4. Set up a plan: Choose your company to administer the plan, such as an insurance company or a trust company. Typically, these companies will offer assistance with set-up and maintenance of the plan to make it easier for you. Depending on your specific plan, you may have additional legal requirements to follow.

5. Communicate how employees can participate: You can offer the opportunity to contribute through payroll deduction or by receiving pre-tax contributions from their paychecks into the retirement plan account. They may need to fill out paperwork when they first enroll; this will vary by company but should be ready before enrollment begins.

6. Withhold contributions and match the employee’s contributions: You can typically do this automatically through payroll deduction, which is often best for your employees and means you don’t have to worry about funding it every month. You will need to decide how much money you want to contribute as a match and also how often this will happen, such as every paycheck or once a year. You will then need to make sure that money is deposited into the retirement plan account.

7. Communicate about withdrawals: You can communicate to employees about when they can begin to make withdrawals from the plan and what portion of the withdrawal is taxable.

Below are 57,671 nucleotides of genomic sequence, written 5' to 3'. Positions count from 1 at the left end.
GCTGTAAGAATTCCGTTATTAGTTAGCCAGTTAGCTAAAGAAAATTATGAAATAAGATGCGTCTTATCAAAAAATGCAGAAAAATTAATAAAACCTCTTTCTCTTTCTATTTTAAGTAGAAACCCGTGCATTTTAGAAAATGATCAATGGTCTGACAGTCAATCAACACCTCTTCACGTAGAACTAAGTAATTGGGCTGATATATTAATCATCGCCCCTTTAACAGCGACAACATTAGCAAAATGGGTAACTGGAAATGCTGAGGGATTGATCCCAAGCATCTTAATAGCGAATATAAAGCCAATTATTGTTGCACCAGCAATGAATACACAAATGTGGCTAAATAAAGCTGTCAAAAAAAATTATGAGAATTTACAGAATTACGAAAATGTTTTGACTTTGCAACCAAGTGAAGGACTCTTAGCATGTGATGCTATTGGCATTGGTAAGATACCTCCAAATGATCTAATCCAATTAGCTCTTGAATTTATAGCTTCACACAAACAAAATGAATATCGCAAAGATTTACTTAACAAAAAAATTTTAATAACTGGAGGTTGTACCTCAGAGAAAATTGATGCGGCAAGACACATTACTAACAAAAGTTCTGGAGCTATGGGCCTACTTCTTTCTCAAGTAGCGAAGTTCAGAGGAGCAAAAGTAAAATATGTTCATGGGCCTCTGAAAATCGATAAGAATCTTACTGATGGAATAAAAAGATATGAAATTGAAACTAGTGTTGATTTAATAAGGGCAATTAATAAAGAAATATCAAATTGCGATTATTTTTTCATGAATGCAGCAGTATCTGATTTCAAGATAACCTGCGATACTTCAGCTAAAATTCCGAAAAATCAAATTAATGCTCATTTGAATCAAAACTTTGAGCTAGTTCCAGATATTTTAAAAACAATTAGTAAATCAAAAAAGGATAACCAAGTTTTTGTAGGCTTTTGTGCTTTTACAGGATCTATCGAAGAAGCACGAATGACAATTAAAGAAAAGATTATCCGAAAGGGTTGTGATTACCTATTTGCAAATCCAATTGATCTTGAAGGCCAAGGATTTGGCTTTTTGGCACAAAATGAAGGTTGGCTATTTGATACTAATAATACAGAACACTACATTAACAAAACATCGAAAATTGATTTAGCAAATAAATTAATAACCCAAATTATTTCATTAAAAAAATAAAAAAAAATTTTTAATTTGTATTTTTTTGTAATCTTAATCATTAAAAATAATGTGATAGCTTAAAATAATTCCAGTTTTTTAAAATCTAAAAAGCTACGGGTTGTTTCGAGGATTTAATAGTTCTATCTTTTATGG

8. Monitor and update: In addition to being responsible for administering the plan, you will need to monitor assets and liabilities as well as report all information required by law in a timely manner, such as certain reports for taxes or insurance companies.

9. Many employers offer group retirement plans through a trust or insurance company rather than through their own 401k department. This can save time and money and allow the employer to focus on their business. However, in order to ensure that the plan is operating as it should be, employers should understand how the plan is administered. Many plans are self-funded which means that the employer will be taking on some of the risk for funding. Employers should find out about how this happens and how it affects their own finances as well as what benefits they will get from participating in such a program.

10. An important part of any retirement plan is ensuring that employees know about it, enroll and contribute to it on time. Employers should offer clear communications about your plan and the benefits that are associated with it. It is important to ensure that employees understand how their employer will make contributions and how they can contribute to their own retirement.